The Timaru Herald newspaper reported that Jurgen Karl Ahrens, 72, a keen hiker, climber and kayaker, had been on the run from New Zealand immigration officials for over two decades.
He was arrested last week after his distinctive Mercedes car, which police had been looking for, was reported by other hikers at Aoraki/Mt Cook National Park on New Zealand’s South Island.
Ahrens was wanted in connection with an assault at Fox Glacier in 2004. Joe Rush, a police constable who dealt with Ahrens in the nearby town of Twizel, said the long-haired, bearded and unkempt German was relaxed and pleasant.
“If you saw him, you would think, ‘He’s a bit of a rough bugger,’” Rush told the paper. “He just constantly talked. He speaks English well, he was very polite and was quite easy to talk to.”
Ahrens’ story remains something of a mystery. He claimed he had come to New Zealand from Australia, where he had worked for 20 years. But his passport showed rather that he had come from the Philippines.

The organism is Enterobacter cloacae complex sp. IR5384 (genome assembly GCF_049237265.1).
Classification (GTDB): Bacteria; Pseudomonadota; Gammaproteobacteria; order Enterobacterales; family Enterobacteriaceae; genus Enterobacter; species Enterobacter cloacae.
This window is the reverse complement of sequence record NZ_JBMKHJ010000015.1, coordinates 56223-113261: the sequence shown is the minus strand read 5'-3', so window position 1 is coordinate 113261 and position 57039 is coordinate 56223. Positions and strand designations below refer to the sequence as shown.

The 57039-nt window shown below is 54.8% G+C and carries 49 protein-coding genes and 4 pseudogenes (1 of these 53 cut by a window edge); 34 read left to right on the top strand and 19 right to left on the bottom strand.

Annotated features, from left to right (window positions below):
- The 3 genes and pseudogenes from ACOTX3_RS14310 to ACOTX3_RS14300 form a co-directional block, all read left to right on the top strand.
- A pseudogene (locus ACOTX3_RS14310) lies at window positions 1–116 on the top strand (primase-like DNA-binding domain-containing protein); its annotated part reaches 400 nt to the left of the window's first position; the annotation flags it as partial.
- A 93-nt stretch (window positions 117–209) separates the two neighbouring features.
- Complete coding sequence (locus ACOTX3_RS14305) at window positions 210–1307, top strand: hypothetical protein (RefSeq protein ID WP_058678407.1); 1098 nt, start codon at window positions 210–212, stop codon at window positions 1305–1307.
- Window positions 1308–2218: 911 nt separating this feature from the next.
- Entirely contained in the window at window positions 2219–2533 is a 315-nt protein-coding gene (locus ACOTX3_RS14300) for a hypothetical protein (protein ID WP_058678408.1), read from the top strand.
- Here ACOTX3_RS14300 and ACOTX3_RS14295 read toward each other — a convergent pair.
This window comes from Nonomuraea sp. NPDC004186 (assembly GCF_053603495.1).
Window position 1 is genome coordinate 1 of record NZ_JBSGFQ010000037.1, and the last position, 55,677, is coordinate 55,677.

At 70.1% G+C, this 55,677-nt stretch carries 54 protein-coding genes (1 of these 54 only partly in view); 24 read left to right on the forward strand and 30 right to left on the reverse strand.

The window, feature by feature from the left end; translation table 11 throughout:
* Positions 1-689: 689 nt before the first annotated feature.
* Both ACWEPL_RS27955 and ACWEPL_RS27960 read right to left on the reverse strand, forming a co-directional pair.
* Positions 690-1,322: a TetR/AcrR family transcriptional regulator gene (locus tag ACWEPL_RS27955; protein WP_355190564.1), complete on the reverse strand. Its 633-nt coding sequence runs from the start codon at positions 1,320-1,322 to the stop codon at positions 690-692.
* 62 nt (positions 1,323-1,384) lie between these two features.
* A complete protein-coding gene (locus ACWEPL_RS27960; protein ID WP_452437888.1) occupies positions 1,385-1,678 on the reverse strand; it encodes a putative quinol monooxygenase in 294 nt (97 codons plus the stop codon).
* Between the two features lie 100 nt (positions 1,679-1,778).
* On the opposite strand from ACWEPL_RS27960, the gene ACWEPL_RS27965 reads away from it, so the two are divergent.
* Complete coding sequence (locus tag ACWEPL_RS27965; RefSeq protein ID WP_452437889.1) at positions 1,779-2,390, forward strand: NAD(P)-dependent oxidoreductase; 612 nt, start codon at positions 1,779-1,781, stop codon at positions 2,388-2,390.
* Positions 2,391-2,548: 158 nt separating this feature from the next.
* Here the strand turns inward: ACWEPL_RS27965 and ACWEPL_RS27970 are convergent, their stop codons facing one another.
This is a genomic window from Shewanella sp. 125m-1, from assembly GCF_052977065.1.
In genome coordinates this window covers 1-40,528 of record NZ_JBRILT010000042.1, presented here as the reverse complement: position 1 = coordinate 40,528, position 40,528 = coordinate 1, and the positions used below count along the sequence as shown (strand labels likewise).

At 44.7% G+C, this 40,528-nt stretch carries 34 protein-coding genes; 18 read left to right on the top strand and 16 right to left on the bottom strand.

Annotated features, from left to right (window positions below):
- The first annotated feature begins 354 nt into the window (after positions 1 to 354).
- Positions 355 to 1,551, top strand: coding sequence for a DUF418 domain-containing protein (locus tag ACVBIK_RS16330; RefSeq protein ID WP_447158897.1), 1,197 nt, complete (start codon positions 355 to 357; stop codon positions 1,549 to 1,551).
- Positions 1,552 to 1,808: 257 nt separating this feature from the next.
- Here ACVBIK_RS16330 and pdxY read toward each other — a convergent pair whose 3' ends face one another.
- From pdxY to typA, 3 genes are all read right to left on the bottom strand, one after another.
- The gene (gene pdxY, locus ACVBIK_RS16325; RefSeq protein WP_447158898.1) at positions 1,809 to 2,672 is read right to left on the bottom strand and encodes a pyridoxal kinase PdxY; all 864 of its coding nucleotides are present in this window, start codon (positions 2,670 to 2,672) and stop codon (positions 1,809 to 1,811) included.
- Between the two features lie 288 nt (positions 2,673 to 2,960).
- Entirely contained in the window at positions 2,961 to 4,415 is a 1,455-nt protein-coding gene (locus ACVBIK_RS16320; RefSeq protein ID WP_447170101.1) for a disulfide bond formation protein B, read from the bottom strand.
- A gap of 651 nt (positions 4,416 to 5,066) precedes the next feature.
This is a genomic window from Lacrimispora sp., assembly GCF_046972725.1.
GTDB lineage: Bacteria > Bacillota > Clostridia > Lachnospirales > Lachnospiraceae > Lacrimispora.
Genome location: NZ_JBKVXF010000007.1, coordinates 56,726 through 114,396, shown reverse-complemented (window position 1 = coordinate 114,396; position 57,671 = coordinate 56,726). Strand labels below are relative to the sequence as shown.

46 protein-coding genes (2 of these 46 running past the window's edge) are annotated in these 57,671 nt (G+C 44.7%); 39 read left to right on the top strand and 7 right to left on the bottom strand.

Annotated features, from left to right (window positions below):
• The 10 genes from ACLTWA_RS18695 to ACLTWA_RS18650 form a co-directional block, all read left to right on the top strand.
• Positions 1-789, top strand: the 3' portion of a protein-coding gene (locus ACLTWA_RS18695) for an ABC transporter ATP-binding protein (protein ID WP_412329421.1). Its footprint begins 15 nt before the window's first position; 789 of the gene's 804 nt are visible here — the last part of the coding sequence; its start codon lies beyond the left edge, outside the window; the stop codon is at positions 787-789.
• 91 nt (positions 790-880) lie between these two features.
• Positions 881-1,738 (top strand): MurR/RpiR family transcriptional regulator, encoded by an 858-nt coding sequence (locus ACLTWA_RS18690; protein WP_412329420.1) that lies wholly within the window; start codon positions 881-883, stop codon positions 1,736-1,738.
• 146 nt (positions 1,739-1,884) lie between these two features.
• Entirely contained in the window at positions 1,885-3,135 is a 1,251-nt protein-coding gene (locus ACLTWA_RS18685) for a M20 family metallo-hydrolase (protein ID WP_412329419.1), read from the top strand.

“He didn’t really say why he came here,” Rush said. “He claimed he had some investments in the North Island.”
Ahrens had also refused to comment on the assault charge. He said he lived in a flat in Christchurch that was rented from a friend. He had a New Zealand driver’s licence and appeared to be living off a German pension.
Although Ahrens had never had a speeding or parking ticket, police were on the lookout for his car because of his visa overstay. He was to be deported Monday, the Timaru Herald reported. He told police there would be no friends or family waiting for him in Germany.
Nevertheless, he seemed sanguine about the whole episode, tell Rush: “This is an interesting part of my life.”